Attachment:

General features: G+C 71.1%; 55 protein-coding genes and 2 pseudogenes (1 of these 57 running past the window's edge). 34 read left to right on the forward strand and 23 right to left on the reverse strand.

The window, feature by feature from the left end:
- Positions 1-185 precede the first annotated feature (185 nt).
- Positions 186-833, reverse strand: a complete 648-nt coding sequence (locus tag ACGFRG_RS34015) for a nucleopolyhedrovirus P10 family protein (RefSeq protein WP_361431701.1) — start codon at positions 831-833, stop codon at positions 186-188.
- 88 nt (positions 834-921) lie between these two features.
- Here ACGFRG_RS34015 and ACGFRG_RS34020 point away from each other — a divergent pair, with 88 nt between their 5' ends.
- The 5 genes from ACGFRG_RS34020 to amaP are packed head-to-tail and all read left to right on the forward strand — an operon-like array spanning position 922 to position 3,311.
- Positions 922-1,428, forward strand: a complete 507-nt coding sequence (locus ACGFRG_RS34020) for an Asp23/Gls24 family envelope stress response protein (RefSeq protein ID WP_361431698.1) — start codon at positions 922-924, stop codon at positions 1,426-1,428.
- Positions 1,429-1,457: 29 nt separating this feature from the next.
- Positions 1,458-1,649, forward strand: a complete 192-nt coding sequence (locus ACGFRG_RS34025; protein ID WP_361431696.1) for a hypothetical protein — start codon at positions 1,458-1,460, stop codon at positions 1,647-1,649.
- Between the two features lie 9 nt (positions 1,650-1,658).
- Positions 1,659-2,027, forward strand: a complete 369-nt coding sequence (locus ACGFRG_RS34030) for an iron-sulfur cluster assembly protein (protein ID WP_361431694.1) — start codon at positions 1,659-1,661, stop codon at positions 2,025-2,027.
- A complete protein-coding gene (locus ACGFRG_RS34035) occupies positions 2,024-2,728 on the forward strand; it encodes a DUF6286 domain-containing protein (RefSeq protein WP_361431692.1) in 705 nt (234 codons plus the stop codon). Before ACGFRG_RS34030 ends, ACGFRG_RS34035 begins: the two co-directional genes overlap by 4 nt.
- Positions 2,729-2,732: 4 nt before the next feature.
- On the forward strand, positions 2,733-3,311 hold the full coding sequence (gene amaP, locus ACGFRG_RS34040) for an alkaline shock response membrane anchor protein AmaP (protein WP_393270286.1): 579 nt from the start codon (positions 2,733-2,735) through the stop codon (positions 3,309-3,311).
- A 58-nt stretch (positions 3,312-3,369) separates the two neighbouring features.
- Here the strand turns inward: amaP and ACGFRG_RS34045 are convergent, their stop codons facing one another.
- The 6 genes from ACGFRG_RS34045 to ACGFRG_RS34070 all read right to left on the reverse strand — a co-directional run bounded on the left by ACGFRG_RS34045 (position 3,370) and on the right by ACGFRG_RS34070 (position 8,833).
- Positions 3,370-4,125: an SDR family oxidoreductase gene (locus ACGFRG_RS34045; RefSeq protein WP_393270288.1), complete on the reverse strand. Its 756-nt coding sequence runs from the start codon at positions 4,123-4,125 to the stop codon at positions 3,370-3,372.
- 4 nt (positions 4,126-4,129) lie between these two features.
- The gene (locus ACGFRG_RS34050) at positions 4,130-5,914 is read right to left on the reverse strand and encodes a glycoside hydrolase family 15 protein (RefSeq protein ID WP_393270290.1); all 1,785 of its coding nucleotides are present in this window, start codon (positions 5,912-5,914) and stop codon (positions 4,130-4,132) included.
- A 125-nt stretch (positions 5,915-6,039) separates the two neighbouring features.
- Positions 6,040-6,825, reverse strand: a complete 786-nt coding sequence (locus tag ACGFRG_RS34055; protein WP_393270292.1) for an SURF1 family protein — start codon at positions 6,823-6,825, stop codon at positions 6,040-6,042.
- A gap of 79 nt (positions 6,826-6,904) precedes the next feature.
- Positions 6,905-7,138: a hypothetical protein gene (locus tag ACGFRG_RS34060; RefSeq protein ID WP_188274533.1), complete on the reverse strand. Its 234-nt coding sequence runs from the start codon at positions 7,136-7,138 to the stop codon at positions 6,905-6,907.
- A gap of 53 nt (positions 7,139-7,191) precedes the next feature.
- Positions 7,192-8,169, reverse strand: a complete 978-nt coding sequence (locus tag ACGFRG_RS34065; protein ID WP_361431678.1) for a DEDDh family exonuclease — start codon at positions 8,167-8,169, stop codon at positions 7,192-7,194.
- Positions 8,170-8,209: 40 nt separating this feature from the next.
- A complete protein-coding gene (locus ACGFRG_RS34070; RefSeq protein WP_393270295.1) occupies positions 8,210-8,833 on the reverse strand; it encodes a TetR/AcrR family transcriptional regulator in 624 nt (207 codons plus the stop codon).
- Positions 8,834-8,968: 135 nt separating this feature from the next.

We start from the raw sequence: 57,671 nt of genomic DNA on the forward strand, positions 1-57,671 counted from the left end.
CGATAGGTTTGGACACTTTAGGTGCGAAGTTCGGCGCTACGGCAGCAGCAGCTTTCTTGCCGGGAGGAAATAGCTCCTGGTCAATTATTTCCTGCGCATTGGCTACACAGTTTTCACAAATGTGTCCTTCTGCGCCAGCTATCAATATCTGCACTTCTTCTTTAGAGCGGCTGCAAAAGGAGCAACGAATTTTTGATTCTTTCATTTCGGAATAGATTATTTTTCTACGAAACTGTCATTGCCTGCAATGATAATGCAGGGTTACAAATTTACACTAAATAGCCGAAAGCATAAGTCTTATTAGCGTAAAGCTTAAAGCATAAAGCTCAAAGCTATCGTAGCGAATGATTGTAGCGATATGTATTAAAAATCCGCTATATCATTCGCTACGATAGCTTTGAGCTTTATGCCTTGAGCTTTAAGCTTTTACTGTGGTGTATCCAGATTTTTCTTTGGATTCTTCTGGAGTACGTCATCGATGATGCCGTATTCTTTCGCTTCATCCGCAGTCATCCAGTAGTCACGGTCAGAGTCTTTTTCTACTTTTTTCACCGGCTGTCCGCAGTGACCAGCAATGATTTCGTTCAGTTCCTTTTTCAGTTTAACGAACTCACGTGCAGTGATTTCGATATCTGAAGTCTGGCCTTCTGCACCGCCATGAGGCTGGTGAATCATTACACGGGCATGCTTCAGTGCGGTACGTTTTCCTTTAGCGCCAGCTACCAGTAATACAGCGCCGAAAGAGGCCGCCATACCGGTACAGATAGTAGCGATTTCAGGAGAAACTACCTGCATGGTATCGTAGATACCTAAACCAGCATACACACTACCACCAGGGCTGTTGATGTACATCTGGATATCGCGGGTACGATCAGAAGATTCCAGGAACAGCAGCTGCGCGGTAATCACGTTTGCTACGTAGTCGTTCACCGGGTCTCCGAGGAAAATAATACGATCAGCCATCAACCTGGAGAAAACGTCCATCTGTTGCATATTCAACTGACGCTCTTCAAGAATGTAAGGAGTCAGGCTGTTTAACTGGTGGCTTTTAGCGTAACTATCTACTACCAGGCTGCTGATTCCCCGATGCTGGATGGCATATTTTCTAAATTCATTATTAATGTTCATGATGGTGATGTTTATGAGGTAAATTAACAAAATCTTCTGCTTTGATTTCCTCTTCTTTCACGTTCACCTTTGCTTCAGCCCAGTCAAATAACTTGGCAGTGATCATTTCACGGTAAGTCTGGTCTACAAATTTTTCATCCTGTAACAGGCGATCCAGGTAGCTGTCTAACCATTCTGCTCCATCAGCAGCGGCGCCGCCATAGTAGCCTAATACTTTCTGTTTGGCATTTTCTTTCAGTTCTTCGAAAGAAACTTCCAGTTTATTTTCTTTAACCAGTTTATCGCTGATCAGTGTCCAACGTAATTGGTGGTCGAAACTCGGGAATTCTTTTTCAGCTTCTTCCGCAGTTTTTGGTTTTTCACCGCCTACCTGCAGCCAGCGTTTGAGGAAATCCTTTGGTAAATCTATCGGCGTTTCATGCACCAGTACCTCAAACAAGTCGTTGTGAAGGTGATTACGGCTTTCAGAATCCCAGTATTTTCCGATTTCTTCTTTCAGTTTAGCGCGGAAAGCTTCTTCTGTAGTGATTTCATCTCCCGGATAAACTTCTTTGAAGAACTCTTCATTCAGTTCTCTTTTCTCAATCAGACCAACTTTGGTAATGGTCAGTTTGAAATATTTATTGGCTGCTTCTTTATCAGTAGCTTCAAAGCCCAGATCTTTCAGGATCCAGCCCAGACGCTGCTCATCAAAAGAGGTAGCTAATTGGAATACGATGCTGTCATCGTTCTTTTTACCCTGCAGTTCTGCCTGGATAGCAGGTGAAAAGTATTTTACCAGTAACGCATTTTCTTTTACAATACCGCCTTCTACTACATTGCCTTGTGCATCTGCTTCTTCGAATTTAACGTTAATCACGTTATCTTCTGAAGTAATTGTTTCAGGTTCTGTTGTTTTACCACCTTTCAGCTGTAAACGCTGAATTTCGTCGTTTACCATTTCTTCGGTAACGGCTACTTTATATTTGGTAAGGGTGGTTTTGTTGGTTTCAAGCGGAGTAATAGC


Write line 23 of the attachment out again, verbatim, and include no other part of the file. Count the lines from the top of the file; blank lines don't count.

- Positions 6,040-6,825, reverse strand: a complete 786-nt coding sequence (locus tag ACGFRG_RS34055; protein WP_393270292.1) for an SURF1 family protein — start codon at positions 6,823-6,825, stop codon at positions 6,040-6,042.